Monthly Archives: July 2011

Great Escape 2011: Bucatini Pasta with garlic and anchovy, tossed with radish bulbs and greens and finished with a fried egg

Picture this. Four months before you mail in a check. Soon thereafter the emails start arriving with clues such as:

  1. Over the course of the weekend we will be visiting TWO states.
  2. Frills and fancy…there’s nothing too good for my girls.
  3. At some point on the trip we may be wearing helmets.
  4. Indulge

A week before a packing list arrives and 24 hours before you get your destination, itinerary, and plane tickets. Such is “The Great Escape” a trip that I take each year with my amazing, wonderful, incredible, and yes, highly modest and dearest friends. Each year there is one planner and they are responsible for everything. Where you’re going, what you’re spending, what you’re doing, where you’re staying, and of course, what you’re eating.

This past weekend the lovely Meghan planned our trip and off we went to Blue Ridge, Georgia for a weekend of cute accents, Southern charm, and yes, the occasional confederate flag. It was a weekend of cuddling, boozing, bonding, laughing, hot-tubbing, and of course mandatory goal setting (we didn’t get the reputation for being the nerdy kids in high school for nothing.)


 Weekend highlights included white water rafting, a charades championship where Madeline successfully acted out Tupperware, Rachel’s declaration that we should wake up “organically” (read 11a), and lots and lots of food.  This pasta dish wasn’t actually made on the trip, but I think I talked about it enough that the girl’s probably feel as though they had it. Don’t be worried about the interesting collection of ingredients and flavors.  This recipe came about from me combining two of my favorites and I promise you…it’s more than delicious.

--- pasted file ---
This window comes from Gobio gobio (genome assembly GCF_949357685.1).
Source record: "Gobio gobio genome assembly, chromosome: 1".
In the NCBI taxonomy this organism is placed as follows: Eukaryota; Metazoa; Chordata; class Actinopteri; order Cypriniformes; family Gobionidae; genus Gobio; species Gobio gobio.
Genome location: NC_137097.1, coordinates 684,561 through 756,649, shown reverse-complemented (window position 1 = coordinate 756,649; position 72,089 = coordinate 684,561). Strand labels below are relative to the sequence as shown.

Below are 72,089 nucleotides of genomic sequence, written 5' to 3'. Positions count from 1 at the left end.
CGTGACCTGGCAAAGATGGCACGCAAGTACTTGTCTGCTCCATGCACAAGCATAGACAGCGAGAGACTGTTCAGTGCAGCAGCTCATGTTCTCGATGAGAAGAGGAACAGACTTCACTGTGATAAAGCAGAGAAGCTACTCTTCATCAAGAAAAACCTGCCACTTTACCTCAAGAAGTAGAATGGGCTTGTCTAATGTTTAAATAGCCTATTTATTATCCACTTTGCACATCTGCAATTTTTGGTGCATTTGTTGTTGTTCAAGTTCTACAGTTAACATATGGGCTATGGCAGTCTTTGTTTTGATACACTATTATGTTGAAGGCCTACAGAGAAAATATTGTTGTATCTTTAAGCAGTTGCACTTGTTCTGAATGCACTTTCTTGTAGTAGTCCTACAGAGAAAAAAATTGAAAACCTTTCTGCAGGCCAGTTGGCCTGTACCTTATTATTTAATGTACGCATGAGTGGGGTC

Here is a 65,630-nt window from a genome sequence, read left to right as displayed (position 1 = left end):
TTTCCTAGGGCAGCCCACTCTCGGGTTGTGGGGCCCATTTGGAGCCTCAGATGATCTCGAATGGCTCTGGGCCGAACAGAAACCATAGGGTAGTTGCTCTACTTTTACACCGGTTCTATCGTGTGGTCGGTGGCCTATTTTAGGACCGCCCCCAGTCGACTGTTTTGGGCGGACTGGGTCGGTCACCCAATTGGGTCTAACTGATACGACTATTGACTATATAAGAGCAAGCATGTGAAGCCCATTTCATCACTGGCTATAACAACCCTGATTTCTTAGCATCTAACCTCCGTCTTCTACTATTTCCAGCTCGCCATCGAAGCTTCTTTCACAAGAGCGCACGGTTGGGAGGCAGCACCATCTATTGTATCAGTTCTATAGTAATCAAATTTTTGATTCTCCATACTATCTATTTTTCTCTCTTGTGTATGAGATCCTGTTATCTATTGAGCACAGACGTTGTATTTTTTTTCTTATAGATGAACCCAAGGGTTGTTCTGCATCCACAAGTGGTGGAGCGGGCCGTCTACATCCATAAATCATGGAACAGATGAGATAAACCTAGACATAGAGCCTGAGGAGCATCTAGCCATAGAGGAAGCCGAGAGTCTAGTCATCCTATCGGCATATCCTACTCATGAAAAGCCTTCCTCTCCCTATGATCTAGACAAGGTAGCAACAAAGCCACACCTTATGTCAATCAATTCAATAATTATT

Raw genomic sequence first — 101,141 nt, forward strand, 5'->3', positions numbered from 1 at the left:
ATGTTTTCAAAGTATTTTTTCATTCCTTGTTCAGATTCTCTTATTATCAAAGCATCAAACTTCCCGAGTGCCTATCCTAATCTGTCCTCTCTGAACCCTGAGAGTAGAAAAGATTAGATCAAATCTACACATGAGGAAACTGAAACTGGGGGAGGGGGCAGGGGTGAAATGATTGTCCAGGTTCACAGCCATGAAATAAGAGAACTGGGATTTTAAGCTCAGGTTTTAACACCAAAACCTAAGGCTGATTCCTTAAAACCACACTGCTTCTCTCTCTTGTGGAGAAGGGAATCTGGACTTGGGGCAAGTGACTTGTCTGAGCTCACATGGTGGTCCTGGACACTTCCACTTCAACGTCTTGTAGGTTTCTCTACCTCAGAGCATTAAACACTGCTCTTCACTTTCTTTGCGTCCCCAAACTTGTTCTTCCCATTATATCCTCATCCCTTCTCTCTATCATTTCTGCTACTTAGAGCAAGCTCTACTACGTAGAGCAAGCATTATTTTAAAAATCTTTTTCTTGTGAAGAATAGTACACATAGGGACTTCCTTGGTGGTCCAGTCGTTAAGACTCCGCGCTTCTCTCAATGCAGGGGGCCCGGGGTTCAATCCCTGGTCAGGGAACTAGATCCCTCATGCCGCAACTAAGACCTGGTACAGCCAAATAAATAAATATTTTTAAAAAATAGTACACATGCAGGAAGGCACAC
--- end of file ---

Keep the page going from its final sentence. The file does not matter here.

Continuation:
Make this for an oh-so-good weeknight dinner when your summer CSA box or garden is going wild. And begin the countdown for next year’s Great Escape.

Bucatini Pasta with Garlic, Anchovy, and Olive Oil tossed with Radish Bulbs and Greens sautéed with Green Garlic and Chives and finished with a Fried Egg

Bucatini Pasta (adapted from Cozy Delicious)

1 lb bucatini (or spaghetti)
1/4 cup good olive oil
3 tablespoons sliced garlic (do slice it versus crushing or’s better this way)
2 tablespoons anchovy paste
two shakes red pepper flakes (optional)
1/2 cup freshly grated parmesan cheese, plus extra for serving
salt and freshly ground black pepper to taste

Cook the pasta in plenty of boiling salted water until just al dente. Reserve 1 cup of pasta cooking water before draining the pasta.

Meanwhile, over medium-low heat, heat the oil in a large saute pan. Add the garlic and anchovy paste and cook, stirring, until the garlic begins to brown. Add the pepper flakes if using. Add in the pasta, reserved water, and cheese and toss well to combine, cooking another minute or so.

While you’re making the pasta, in a separate pan put together the radish portion of the dish.